Go biking for fun, bike around a park, practice weaving among cones, or even take a couple of bike trips. Find fun ways for them to gain skill and confidence in their biking ability.
- Plot a route.
Plan the route you want your child to take to school and stress the importance of not veering from it. (for some children biking alone, it may be wiser to have a rotation of routes to take so that they don’t have the same daily routine). Having the same routine helps you better teach them the road rules of that particular route as well as give you a first place to look if you find they don’t come home on time.
- See and be seen!
Teach your children that when they are biking that need to be observant and concentrating. They should not be listening to music, caught up in conversation, or zoning off. Pay attention! They also need to be sure that that are seen by cars and people that they are near. Tell them never to assume a car knows they are there…be sure! Use tools (mentioned above) to help improve the visibility of them and their bike.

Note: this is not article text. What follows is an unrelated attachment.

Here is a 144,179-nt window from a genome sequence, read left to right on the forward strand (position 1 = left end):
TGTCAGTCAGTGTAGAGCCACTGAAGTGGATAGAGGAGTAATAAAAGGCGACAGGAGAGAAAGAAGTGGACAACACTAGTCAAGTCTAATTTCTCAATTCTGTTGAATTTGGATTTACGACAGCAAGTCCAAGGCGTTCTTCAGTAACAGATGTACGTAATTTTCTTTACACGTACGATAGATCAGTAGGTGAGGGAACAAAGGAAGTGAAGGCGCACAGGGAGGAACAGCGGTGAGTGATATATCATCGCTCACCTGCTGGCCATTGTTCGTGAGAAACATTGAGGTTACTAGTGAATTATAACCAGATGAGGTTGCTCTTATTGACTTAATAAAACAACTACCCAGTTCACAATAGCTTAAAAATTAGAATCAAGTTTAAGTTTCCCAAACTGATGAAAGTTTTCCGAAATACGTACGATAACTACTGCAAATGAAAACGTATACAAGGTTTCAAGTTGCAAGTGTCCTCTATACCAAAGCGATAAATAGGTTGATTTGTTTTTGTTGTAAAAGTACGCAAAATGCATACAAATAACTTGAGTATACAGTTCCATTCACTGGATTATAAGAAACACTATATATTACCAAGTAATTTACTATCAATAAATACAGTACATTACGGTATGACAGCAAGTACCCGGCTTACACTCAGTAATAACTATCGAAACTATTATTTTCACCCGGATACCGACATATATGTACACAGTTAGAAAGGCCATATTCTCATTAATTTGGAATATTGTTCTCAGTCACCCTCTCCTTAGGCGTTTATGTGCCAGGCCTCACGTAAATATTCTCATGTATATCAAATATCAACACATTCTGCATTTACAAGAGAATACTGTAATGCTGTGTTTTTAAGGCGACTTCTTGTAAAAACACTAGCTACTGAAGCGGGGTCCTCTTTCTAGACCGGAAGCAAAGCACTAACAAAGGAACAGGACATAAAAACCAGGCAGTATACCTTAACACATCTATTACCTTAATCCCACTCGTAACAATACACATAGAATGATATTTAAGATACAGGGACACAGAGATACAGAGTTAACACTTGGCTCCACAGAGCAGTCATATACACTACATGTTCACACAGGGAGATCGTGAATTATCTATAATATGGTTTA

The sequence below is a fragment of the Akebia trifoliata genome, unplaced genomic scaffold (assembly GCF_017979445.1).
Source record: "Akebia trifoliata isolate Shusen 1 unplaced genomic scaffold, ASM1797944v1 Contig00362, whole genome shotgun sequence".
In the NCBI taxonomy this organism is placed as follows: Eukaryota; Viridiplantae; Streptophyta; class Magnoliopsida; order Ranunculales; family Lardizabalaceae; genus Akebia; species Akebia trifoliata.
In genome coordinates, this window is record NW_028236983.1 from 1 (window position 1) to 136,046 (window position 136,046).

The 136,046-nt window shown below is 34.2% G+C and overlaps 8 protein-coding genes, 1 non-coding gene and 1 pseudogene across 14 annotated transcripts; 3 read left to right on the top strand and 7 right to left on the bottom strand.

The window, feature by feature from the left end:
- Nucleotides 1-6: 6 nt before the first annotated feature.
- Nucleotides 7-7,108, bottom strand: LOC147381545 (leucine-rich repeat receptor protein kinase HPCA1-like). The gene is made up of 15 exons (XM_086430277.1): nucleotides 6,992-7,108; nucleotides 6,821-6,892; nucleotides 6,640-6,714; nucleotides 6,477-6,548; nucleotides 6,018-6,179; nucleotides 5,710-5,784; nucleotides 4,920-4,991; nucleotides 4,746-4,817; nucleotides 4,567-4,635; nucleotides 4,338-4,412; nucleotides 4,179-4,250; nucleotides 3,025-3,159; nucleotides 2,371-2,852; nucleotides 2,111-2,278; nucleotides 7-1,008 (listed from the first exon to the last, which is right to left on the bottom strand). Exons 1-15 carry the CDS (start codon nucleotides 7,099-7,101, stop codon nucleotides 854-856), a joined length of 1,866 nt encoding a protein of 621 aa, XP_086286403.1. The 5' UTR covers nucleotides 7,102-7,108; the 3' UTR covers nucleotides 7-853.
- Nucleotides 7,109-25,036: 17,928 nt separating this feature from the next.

- Be in control.
When biking to and from school, your child is responsible for being safe. Teach them that this is not the time to goof off, carry too many items, or try tricks. They should keep at least one hand on the handlebars and both wheels on the ground at all times. Avoid swerving and weaving, as much as possible.
- Watch out for hazards.
Hazards for bikers are very different than cars. Potholes, large rocks, squirrels, and even puddles can cause an accident for a biker. New hazards can appear daily, even if it hadn’t been there the day prior, and require bikers to stay observant.
- Use sidewalks, if your city allows.
Not all cities allow bikers on sidewalks, but some do and some that don’t will gladly overlook children on sidewalks…especially when it’s obvious they are riding home from school. Call your city and ask!
Bicycles in many States are considered vehicles and cyclists must adhere to the same rights and the same responsibilities to follow the rules of the road as motorists. When riding, always:
- Go With the Traffic Flow.
Ride on the right in the same direction as other vehicles. Go with the flow – not against it.
- Obey All Traffic Laws.
A bicycle is a vehicle, and you’re a driver. When you ride in the street, obey all traffic signs, signals, and lane markings.
- Yield to Traffic When Appropriate.